Piece of cake? Allocating rewards to third parties when fairness is costly
Reactions to third-party inequality were investigated in three experiments. In Experiment 1, 52 undergraduates allocated money between themselves and two others. Preferences for equal and unequal distributions were also rated. The results show that people are averse to inequalities between themselves and others, and to inequalities between others. Post-experimental ratings indicate that egocentric equality, third-party equality, and max-min preferences are important motives. The findings were replicated in Experiment 2, where 74 undergraduates allocated compensation for a previously conducted task, and in Experiment 3, where 112 participants rated preferences. In these experiments random determination of rewards to third parties altered participants' behavior and preferences. The results indicated that random determination decreases the importance of all fairness motives while increasing the importance of monetary payoff. While people still care about economic equality under these conditions, contextual factors, such as perceived responsibility for unfair outcomes, seem to alter the impact of fairness.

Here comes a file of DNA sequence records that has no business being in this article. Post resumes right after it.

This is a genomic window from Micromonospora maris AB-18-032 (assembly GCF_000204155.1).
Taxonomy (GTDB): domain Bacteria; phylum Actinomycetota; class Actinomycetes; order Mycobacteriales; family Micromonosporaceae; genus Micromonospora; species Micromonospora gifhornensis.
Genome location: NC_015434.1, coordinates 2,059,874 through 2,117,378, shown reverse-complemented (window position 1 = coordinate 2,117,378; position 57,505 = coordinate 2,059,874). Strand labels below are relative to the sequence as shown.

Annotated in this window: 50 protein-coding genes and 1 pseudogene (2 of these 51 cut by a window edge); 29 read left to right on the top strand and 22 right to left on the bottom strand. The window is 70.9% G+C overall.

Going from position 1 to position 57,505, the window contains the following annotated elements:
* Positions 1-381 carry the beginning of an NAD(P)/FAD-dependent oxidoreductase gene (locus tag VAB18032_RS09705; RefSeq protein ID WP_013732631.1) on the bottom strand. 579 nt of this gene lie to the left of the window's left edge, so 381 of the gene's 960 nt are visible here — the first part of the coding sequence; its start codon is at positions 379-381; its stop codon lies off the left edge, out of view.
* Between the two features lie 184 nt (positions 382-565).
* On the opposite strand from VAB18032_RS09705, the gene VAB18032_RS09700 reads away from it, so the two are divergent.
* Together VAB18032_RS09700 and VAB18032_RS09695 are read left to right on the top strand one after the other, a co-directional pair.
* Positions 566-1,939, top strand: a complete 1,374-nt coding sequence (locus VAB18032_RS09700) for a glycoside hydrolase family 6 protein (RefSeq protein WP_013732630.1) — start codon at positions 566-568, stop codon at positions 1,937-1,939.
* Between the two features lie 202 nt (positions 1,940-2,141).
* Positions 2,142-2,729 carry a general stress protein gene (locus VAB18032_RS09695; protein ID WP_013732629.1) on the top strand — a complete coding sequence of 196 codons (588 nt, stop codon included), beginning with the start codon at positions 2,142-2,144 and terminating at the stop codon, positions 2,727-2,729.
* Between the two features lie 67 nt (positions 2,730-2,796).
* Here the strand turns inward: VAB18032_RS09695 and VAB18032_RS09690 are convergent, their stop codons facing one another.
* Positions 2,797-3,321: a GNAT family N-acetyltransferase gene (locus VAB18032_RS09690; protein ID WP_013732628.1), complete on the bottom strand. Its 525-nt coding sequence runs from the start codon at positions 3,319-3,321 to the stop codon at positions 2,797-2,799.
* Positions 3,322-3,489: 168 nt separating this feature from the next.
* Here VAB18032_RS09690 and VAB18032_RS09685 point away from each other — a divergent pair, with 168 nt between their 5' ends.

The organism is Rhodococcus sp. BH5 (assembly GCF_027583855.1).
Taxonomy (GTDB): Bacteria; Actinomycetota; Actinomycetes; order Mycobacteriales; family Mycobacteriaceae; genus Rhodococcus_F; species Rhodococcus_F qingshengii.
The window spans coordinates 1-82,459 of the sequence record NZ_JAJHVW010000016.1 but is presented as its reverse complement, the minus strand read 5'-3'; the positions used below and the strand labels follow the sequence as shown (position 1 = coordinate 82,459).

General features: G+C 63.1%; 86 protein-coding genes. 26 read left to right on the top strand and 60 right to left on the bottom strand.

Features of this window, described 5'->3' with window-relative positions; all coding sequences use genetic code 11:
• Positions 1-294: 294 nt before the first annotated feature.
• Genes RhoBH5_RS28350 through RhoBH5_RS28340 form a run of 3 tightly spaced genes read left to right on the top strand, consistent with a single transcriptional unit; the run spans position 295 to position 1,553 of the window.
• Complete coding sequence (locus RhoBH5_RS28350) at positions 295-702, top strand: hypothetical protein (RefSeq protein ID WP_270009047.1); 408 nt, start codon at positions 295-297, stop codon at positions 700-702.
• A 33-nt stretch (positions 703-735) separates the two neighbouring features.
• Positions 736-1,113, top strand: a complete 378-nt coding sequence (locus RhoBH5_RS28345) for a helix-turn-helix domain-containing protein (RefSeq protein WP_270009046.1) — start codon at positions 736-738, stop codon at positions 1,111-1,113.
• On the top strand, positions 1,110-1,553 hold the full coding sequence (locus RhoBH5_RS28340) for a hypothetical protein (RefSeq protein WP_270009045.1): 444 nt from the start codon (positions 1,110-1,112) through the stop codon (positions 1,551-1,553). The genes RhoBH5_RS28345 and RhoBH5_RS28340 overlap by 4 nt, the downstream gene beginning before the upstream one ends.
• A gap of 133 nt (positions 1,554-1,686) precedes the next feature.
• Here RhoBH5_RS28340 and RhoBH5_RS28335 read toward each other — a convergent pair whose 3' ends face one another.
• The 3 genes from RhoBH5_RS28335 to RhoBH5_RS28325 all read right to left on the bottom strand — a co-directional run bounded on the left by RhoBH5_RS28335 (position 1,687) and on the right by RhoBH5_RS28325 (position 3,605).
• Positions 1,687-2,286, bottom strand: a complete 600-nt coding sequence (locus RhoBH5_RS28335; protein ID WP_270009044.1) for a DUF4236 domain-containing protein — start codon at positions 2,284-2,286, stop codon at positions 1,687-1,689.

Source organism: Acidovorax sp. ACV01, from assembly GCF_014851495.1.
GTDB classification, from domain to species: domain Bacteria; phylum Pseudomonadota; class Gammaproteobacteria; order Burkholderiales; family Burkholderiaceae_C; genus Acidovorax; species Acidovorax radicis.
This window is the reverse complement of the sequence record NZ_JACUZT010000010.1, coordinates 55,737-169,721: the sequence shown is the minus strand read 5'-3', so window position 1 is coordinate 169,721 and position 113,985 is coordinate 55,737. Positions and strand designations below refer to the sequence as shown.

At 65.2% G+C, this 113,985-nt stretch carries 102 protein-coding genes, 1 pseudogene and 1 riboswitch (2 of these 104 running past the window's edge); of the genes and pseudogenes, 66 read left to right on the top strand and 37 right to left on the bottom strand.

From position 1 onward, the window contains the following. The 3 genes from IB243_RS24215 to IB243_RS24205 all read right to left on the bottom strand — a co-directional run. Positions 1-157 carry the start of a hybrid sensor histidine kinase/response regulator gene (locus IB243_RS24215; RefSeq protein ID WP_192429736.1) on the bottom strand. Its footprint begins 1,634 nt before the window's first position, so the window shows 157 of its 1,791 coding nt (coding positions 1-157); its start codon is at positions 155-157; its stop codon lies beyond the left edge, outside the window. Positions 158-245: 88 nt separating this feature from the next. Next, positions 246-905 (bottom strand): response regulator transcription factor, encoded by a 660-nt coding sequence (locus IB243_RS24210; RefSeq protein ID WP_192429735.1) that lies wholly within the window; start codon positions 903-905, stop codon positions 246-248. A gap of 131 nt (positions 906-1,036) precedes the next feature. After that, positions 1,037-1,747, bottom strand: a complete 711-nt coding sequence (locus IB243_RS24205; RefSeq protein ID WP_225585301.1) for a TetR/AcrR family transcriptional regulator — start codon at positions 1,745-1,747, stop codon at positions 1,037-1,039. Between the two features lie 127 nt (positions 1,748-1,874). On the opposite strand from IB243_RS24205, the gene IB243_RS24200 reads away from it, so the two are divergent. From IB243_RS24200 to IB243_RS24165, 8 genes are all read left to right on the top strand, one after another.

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Volume (Year): 109 (2009)
Issue (Month): 2 (July)
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